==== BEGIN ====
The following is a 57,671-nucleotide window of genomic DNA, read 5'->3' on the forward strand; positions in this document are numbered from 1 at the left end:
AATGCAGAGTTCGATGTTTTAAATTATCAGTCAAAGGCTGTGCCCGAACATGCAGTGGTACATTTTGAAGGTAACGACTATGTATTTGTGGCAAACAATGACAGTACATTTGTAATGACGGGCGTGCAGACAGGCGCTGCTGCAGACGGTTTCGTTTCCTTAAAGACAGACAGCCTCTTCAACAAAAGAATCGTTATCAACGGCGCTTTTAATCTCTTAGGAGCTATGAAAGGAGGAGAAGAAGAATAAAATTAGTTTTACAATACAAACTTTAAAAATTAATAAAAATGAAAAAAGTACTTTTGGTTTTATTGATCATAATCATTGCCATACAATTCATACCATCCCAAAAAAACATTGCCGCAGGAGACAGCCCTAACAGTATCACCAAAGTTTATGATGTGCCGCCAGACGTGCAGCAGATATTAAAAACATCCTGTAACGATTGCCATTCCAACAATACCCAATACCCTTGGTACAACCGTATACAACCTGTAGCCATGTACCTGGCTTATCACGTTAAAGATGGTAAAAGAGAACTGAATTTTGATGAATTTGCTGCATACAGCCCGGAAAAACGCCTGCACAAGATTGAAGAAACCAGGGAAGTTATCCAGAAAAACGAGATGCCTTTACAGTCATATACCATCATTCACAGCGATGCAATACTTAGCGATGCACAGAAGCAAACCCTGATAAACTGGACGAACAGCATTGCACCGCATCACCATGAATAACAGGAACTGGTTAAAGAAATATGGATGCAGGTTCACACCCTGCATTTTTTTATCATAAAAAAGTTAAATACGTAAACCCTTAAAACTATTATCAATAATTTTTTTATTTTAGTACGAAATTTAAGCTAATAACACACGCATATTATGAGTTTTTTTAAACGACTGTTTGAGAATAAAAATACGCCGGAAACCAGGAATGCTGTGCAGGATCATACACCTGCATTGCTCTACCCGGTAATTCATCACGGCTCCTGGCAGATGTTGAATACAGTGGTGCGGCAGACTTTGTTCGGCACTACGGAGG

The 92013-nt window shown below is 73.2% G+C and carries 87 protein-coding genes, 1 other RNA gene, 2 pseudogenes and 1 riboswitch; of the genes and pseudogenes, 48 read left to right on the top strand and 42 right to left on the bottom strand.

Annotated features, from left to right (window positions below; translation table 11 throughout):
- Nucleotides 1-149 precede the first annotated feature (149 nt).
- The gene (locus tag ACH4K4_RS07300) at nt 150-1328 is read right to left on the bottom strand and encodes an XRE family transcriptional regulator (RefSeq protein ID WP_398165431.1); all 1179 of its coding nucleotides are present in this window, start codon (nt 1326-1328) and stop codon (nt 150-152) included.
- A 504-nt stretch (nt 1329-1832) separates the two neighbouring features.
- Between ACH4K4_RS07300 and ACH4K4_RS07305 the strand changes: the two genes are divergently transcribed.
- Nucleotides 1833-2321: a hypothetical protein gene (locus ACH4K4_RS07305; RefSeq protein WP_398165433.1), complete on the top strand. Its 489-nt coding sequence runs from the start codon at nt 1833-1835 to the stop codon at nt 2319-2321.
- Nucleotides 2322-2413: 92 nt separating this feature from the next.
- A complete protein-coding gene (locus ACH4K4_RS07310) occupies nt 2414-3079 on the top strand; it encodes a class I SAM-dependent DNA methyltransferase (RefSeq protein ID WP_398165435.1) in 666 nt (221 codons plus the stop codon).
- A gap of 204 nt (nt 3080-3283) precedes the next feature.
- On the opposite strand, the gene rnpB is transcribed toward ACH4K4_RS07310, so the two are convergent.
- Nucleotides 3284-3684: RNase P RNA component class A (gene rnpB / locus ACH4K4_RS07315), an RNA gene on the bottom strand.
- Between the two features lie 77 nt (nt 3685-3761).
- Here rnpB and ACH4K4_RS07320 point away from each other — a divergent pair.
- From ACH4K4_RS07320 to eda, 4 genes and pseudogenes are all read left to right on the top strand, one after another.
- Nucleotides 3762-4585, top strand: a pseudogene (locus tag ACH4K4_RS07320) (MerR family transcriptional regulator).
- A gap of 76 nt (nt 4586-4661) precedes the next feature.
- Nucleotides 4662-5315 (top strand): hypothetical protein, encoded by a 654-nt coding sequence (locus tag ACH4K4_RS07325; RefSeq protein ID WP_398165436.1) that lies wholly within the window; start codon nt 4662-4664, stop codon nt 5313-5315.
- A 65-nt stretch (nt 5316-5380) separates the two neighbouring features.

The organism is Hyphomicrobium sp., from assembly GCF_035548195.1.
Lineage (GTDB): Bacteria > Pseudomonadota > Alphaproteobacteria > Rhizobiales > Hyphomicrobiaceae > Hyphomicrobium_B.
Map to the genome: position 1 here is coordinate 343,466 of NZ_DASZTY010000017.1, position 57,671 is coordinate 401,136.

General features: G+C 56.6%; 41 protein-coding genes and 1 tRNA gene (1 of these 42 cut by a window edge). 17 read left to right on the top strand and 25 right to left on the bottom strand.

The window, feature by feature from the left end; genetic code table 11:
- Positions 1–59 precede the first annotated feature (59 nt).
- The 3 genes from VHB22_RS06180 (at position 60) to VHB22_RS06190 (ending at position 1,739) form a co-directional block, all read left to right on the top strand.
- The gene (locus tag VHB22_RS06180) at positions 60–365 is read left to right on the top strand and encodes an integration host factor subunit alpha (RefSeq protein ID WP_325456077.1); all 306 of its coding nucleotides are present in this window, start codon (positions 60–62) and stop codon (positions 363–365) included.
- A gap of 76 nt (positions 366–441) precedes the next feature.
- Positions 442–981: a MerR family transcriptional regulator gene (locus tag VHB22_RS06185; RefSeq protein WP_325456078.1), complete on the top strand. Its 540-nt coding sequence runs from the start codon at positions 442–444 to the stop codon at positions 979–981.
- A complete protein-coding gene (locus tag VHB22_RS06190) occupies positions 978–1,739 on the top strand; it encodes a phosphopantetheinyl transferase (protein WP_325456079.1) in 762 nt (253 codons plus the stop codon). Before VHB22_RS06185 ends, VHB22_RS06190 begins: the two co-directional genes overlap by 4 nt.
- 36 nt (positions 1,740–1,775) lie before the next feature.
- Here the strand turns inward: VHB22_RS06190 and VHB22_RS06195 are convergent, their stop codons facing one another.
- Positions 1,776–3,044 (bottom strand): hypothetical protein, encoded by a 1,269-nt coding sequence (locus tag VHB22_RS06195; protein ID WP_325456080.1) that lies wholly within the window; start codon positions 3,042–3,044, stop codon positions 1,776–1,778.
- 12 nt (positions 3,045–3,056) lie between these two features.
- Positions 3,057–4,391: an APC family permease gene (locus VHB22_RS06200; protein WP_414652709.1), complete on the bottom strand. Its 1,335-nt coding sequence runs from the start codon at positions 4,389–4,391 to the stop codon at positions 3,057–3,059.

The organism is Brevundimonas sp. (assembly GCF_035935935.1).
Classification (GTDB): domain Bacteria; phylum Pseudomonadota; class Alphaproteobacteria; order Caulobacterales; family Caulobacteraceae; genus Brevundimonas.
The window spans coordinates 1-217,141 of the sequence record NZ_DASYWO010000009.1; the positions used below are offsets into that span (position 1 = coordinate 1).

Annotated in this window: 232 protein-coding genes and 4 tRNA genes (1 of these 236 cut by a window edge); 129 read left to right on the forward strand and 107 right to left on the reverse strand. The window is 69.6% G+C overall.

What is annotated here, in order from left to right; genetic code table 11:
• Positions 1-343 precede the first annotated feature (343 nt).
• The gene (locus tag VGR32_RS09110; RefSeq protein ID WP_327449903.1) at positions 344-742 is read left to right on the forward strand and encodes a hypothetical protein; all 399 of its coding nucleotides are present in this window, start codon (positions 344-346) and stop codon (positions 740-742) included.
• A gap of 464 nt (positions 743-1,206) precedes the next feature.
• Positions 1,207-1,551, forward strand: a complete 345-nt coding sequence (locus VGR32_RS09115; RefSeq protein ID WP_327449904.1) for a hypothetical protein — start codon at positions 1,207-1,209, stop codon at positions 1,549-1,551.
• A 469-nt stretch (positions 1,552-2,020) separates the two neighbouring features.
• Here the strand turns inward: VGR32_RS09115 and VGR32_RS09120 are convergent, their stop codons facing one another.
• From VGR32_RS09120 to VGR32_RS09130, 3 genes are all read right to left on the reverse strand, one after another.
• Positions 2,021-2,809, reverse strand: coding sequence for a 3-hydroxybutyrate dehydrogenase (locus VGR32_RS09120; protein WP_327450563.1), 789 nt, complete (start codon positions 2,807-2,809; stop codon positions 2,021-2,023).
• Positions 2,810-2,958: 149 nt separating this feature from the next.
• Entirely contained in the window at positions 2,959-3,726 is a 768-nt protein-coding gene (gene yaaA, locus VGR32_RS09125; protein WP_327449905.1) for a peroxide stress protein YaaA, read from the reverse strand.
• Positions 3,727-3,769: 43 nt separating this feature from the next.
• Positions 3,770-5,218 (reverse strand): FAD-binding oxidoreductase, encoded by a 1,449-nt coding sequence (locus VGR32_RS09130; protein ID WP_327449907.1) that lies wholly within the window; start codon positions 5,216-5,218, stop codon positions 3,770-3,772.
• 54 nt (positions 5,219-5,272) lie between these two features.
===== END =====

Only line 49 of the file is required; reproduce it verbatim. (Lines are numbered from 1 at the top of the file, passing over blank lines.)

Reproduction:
• From VGR32_RS09120 to VGR32_RS09130, 3 genes are all read right to left on the reverse strand, one after another.